- Leverage the power of captivating and interesting visual tools to add some juice to your story. Whether it is via photos, drawings, videos or any other medium, make sure you complement the story you tell with something that is easier for a customer to engage with, appreciate and remember.
- Personalize the story to each platform or channel you intend to use to deliver it. Just like it is with customers, different platforms behave differently, and content that may be good for one platform may suck on another. So ensure that your storytelling is tailored to fit the platform you are sharing it on. For example, according to data shared by Facebook, a substantial percentage of videos consumed on its platform are done so without any sound. So if you are creating a content to share on Facebook, it makes sense to close caption it.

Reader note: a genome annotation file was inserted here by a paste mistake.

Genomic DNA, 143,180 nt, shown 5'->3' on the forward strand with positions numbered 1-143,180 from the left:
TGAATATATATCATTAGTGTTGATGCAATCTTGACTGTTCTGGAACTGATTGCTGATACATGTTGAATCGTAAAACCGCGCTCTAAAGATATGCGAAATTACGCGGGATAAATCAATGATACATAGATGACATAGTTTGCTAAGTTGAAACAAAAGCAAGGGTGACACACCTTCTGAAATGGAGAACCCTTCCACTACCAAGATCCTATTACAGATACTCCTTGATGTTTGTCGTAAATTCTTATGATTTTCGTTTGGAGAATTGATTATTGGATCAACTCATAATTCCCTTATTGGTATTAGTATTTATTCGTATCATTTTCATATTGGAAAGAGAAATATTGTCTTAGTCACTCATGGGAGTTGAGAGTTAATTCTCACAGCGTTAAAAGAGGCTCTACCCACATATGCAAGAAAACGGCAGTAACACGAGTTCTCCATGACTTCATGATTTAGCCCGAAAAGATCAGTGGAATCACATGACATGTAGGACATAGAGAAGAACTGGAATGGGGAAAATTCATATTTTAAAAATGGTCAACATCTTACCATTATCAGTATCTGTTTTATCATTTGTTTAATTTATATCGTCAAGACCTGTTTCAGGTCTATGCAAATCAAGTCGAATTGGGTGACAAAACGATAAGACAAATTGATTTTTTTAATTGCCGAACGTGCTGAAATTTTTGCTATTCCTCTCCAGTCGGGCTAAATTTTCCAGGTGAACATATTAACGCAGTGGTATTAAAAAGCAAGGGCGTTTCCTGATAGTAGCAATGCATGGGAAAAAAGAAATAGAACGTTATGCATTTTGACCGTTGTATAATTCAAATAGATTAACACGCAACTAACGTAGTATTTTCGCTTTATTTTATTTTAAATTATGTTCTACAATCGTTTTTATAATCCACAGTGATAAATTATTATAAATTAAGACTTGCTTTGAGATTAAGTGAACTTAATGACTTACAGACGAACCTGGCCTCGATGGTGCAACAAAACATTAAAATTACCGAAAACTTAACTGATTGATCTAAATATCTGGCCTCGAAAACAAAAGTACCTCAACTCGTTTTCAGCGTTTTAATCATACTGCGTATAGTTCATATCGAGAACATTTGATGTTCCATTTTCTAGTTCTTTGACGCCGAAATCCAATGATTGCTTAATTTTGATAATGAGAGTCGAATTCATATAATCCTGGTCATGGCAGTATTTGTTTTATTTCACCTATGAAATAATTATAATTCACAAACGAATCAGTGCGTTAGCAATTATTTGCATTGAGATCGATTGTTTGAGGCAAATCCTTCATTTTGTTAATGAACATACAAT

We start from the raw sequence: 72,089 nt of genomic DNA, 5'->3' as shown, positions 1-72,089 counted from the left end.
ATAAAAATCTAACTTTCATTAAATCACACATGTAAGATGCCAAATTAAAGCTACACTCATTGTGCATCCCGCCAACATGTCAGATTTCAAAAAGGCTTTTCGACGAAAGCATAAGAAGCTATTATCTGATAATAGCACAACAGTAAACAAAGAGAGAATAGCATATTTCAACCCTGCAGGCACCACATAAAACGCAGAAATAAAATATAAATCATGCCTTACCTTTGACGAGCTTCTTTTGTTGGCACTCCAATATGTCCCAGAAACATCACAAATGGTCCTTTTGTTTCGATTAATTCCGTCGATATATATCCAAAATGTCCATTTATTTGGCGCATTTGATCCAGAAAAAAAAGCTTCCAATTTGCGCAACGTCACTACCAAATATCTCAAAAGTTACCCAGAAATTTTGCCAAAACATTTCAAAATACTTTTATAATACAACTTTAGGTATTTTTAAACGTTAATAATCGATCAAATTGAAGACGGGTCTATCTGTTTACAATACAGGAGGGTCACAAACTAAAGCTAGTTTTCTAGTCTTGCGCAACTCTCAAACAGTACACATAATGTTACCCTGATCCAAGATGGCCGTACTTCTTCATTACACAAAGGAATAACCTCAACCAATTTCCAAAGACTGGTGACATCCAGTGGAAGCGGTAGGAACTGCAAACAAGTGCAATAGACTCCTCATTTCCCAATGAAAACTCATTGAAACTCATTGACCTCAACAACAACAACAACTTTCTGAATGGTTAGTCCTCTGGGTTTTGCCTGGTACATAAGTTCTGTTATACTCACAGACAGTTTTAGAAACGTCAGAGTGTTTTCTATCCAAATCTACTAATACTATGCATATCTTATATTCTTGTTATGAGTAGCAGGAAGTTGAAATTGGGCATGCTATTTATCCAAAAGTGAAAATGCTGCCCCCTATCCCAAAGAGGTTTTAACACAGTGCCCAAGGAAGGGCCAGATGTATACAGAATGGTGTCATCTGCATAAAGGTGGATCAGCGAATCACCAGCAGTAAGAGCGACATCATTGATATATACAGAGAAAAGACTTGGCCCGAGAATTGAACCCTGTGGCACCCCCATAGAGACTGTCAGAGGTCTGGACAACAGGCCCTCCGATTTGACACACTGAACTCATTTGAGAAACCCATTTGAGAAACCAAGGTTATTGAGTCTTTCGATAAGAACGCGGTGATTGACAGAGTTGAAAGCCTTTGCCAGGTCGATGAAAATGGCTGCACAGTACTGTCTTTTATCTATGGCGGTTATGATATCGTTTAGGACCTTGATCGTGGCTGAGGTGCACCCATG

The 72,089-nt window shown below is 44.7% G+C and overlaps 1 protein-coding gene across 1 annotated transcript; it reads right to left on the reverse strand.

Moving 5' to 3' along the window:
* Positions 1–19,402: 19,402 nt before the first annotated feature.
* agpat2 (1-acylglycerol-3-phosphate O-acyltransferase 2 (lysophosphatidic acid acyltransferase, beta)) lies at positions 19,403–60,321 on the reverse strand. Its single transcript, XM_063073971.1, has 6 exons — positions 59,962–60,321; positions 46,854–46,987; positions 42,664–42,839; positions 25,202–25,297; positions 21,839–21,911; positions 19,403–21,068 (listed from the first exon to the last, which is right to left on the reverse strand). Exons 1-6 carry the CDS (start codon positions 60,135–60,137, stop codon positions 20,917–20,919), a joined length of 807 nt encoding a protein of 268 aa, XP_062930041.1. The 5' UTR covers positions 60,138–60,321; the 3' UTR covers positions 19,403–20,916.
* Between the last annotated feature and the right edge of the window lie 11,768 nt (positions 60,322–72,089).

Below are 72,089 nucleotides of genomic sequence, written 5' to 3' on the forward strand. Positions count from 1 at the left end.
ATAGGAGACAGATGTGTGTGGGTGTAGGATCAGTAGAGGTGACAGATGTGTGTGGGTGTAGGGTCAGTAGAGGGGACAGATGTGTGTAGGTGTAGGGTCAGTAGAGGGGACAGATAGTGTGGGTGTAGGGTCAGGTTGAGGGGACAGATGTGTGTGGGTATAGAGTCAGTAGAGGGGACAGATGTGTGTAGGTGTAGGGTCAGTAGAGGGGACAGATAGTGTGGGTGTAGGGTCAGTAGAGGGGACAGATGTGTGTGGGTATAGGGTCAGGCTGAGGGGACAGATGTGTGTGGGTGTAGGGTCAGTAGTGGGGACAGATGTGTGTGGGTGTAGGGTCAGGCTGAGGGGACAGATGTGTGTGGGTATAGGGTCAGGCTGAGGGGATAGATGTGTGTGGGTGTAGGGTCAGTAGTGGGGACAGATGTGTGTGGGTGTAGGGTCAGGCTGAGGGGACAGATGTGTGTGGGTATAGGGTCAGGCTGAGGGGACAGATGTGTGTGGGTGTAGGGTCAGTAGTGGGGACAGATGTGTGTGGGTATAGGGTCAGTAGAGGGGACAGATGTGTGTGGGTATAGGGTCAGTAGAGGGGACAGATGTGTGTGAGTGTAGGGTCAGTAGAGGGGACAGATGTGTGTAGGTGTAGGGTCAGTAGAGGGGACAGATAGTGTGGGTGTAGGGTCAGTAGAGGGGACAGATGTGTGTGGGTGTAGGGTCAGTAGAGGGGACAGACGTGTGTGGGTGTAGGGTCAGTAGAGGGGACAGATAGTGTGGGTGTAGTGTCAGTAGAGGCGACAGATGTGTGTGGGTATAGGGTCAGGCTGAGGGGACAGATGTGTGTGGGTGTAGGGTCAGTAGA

- Make it something that people would want to share with someone. Asking someone to like, comment and share is so annoying, IMHO. If you want people to share your content, make it something they would want to share across. The Swiggy commercial we looked at earlier was shared across countless times. This is a snapshot of how the ad performed on the brand’s Facebook page.
Loosely speaking, these rules will help you master the game of storytelling. Other than that, there are of course some obvious tips. For example, if you see your audience engaging with a particular story/storyline, it makes a lot of sense to both add to that storyline as well as spend some advertising dollars in expanding the exposure that story gets in front of your target base.